August 28th marks the anniversary of one of the most famous speeches in history. While most people associate Martin Luther King Jr. with the words “I have a dream,” I think the words he spoke in his introduction were just as impactful. In this short section he speaks about how activists should proceed:
“But there is something that I must say to my people, who stand on the warm threshold which leads into the palace of justice: In the process of gaining our rightful place, we must not be guilty of wrongful deeds. Let us not seek to satisfy our thirst for freedom by drinking from the cup of bitterness and hatred. We must forever conduct our struggle on the high plane of dignity and discipline. We must not allow our creative protest to degenerate into physical violence. Again and again, we must rise to the majestic heights of meeting physical force with soul force.”
With these words, Dr. King set the tone for the values and behaviors that he felt were needed in order to achieve success. He emphasized the culture for his civil rights campaign.
When you look at your business, what’s your campaign? Have you articulated and shared your dream for the organization? But even more importantly have you defined the values, the building blocks of culture, which are essential to get you there?
I’ve done that exercise several times in my own corporate career, and I continue to do it today with my clients. What brought us to today’s situation, even if it’s a pretty good culture, won’t sustain us into the future. First, more and more people are stepping up to address the culture in their organizations and if you don’t, you’ll get left behind. Second, the demographics of our workplace are changing with millennials sweeping in. And finally, our customers truly hold our future in their hands, or more accurately in their fingers. With a touch of the keyboard an unexpected customer experience can end up going viral, crushing our dreams.
Try this exercise:
Pick up a pen and paper. Yes, pen and paper!! It’s been proven that using pen and paper is much more effective than typing on a keyboard. At the top of the page write “I have a dream.” Now start describing everything you dream about for your organization. It should all be positive and not just moving away from the negative.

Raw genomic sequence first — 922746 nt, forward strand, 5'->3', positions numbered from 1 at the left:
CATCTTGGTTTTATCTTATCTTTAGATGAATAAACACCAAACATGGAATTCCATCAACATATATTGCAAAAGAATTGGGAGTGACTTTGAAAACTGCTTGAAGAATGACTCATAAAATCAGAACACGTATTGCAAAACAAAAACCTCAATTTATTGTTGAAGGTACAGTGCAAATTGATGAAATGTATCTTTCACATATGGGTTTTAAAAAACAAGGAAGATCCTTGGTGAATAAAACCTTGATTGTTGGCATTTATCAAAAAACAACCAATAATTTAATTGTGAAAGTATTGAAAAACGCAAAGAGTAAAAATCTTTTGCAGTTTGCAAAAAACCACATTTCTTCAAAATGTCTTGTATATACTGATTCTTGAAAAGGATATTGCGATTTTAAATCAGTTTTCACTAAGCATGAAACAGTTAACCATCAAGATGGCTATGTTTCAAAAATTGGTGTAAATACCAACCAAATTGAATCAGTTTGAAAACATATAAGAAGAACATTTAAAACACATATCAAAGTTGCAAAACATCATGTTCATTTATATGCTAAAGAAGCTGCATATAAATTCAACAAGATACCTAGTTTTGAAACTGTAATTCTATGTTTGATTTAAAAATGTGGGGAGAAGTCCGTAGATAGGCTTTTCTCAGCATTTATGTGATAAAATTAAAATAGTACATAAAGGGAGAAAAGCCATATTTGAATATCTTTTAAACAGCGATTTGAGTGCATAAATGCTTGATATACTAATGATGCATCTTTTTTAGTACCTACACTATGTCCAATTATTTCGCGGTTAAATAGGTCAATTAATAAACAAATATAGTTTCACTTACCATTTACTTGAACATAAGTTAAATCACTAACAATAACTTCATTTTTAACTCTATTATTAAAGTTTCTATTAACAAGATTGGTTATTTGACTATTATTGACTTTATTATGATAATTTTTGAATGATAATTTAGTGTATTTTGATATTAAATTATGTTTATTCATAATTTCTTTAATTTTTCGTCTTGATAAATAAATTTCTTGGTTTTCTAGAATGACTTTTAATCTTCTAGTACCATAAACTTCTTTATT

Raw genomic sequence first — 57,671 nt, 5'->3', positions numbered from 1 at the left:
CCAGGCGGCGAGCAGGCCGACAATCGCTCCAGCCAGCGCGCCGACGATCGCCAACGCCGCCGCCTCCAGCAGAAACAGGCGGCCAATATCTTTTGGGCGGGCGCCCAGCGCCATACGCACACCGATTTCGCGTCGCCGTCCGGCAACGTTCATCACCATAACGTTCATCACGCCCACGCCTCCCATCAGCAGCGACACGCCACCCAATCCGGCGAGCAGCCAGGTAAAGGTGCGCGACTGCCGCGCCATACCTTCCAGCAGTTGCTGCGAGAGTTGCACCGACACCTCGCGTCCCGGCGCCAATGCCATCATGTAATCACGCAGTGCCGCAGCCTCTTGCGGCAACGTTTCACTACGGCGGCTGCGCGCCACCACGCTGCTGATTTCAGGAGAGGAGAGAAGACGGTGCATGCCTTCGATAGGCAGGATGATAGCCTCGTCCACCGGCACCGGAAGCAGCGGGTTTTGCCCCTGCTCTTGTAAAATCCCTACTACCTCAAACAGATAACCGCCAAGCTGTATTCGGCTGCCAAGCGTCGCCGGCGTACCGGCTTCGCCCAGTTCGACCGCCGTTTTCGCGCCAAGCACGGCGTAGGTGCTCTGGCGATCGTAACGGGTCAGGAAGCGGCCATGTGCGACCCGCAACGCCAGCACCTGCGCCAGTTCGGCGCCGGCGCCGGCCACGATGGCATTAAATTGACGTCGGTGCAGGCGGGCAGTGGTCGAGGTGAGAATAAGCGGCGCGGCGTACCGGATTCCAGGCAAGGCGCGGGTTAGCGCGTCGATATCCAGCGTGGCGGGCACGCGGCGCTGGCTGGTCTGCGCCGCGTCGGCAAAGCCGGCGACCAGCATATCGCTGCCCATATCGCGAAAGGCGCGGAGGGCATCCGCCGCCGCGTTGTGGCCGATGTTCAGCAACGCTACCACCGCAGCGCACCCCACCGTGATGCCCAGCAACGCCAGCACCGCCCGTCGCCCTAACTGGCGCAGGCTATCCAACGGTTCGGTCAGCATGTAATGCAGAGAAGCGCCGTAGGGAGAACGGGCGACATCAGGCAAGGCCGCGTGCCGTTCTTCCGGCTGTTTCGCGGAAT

I have a dream that in 5 years my company will be….
I have a dream that my office space is filled with….
I have a dream that my co-workers are……
I have a dream that the work I’m doing is…….
Be as detailed as possible, describe as much as you can about the picture you see in your mind as you’re answering the questions. Just keep writing for 15 minutes.
Now that you’ve described this awesome workplace, what are the behaviors or values in this workplace that make it so special? Dr. King asked for the high plane of dignity and discipline, for creative protest, for a rise to majestic heights and the use of soul force.
Take this exercise and share it with your teams. Together, you can create a powerful vision of how you want your workplace to be. Just like Martin Luther King’s dream, your vision needs be more than the outcome you seek to achieve. It needs to be fueled by an inspired group of activists who share your dream.
Turn up the heat on your dream – dream big. And even more importantly, ignite the values and behaviors of your people. With them at your side, you can reach majestic heights!